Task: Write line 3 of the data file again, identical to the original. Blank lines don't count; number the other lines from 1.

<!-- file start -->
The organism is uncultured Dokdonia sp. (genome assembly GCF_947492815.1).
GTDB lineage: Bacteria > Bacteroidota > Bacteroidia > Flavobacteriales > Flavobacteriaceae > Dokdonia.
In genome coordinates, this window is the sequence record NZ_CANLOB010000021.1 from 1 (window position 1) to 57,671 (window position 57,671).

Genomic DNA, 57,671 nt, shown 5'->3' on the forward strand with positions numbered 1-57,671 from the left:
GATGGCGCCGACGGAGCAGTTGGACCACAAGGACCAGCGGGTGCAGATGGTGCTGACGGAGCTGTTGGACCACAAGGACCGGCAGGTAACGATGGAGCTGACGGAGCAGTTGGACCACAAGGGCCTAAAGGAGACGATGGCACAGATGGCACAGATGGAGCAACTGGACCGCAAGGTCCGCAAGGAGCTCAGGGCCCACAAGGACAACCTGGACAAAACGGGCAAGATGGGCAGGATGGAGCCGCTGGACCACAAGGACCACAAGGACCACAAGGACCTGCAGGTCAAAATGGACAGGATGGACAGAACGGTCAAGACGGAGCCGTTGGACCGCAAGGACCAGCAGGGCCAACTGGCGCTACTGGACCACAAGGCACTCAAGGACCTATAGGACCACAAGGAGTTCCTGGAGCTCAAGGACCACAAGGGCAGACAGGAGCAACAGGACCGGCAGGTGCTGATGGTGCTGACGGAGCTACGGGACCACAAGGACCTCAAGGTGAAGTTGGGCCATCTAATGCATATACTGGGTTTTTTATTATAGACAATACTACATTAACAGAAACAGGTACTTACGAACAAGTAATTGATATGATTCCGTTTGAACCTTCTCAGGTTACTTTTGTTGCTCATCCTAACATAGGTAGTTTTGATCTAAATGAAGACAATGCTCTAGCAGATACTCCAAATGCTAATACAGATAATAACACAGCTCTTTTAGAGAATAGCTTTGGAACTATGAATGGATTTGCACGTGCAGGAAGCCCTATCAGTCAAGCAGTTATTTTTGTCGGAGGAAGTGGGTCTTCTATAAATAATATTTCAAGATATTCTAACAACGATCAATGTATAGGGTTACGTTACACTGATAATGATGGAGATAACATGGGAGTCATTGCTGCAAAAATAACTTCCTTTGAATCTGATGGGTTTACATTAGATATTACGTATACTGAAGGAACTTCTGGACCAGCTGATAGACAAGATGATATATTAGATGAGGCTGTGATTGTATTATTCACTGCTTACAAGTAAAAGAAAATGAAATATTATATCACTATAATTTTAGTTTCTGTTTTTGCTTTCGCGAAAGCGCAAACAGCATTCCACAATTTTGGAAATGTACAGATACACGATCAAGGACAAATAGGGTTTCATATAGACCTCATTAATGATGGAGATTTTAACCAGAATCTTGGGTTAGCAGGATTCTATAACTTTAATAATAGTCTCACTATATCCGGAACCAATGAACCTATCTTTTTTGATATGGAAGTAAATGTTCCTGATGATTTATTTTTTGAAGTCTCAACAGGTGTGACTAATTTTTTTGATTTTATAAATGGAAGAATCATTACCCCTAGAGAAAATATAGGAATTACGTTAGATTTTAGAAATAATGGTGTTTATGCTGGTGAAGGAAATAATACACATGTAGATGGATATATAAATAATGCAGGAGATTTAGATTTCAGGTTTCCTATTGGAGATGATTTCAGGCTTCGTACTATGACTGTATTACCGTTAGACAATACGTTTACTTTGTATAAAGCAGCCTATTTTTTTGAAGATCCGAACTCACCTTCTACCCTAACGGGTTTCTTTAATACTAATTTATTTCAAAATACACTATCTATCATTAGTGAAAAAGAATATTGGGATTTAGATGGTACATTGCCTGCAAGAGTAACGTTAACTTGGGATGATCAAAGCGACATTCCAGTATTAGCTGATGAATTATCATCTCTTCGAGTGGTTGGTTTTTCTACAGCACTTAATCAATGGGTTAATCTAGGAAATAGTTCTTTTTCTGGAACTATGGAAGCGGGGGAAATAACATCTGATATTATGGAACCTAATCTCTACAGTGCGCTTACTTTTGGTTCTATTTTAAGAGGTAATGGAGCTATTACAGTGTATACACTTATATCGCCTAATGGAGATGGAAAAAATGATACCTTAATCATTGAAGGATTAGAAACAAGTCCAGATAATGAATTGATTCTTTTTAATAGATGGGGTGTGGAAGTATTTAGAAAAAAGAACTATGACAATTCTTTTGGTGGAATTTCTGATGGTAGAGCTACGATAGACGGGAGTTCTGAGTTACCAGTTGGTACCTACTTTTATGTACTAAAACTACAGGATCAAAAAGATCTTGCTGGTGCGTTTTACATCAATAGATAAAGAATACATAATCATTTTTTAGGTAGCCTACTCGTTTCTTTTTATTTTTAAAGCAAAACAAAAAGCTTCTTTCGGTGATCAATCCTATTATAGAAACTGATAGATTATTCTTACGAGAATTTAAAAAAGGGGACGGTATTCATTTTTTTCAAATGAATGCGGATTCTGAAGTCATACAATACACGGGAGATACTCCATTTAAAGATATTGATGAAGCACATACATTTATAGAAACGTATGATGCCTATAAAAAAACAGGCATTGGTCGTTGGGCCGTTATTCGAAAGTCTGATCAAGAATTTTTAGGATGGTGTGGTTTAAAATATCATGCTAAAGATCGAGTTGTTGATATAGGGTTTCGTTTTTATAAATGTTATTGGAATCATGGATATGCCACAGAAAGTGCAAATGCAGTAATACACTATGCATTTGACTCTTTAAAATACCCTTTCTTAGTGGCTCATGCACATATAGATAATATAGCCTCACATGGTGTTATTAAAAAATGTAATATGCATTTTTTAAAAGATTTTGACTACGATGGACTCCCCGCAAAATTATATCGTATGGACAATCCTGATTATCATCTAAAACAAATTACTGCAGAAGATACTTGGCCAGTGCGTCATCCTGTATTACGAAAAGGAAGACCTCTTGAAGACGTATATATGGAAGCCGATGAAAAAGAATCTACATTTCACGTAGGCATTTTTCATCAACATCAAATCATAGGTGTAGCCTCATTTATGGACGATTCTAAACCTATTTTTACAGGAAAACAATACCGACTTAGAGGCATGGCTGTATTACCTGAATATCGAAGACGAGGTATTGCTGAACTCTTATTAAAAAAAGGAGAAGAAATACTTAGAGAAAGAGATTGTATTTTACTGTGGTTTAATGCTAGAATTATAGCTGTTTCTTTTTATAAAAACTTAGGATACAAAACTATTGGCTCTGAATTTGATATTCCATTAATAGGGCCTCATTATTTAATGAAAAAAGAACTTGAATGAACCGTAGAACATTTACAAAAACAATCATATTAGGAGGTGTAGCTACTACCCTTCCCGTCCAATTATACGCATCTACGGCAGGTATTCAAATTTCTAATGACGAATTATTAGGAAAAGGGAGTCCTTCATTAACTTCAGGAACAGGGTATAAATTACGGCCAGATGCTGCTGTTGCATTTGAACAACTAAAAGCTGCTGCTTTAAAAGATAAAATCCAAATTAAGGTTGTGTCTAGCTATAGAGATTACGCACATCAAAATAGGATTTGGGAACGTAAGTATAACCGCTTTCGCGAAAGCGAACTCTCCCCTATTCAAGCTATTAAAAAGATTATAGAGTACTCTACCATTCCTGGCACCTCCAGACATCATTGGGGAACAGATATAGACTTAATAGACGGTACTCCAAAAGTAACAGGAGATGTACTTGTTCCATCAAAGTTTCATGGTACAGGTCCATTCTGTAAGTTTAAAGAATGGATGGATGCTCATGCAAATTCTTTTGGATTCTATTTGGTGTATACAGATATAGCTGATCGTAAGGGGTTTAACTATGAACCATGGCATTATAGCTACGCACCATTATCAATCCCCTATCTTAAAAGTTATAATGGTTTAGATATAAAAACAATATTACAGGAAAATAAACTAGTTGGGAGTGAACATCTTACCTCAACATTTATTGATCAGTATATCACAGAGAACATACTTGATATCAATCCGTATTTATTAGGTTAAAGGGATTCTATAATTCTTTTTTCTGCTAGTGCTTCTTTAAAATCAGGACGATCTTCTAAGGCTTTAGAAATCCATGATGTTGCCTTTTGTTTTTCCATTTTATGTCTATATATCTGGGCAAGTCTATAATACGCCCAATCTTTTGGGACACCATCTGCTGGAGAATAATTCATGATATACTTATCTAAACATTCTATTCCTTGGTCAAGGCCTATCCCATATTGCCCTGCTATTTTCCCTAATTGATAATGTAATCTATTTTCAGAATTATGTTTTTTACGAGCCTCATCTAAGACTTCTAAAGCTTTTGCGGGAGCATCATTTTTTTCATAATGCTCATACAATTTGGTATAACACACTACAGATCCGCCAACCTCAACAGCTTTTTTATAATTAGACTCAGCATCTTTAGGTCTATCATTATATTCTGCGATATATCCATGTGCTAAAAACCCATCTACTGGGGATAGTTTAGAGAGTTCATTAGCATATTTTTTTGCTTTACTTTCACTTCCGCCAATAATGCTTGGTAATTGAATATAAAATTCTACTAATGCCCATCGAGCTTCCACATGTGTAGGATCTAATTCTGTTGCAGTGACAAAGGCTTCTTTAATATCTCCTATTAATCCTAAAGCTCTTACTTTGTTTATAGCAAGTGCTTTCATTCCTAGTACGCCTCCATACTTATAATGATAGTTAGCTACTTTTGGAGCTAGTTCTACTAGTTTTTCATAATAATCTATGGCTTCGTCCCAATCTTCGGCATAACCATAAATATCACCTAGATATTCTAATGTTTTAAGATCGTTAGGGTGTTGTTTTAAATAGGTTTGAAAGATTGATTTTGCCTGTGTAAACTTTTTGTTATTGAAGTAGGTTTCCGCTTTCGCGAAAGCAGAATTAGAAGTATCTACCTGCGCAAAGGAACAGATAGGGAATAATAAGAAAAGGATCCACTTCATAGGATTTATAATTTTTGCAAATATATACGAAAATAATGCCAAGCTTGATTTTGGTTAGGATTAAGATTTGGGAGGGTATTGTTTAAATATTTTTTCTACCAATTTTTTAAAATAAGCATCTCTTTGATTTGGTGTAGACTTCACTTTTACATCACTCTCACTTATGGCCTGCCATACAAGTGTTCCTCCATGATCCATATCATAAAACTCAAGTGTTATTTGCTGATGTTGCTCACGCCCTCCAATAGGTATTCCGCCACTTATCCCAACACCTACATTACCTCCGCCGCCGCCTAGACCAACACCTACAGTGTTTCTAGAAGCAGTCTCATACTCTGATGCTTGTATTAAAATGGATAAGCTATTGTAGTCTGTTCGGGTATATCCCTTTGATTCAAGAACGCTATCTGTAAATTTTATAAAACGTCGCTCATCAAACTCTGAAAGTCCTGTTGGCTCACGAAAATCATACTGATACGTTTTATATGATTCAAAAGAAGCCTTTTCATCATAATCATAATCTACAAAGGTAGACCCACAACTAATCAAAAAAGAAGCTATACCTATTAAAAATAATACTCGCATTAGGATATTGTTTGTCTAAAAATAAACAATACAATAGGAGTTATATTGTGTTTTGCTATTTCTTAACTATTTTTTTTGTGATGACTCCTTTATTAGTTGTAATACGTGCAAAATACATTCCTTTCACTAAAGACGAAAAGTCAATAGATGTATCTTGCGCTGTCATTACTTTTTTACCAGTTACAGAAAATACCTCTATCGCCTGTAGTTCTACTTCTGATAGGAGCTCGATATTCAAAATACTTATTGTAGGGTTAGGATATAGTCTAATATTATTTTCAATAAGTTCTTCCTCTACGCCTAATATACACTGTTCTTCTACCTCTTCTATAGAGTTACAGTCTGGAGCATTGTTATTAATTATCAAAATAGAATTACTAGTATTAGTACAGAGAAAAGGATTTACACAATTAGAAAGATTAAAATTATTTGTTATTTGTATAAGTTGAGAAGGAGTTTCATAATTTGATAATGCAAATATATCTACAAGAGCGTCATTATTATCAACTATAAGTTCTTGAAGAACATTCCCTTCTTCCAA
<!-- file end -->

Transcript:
In genome coordinates, this window is the sequence record NZ_CANLOB010000021.1 from 1 (window position 1) to 57,671 (window position 57,671).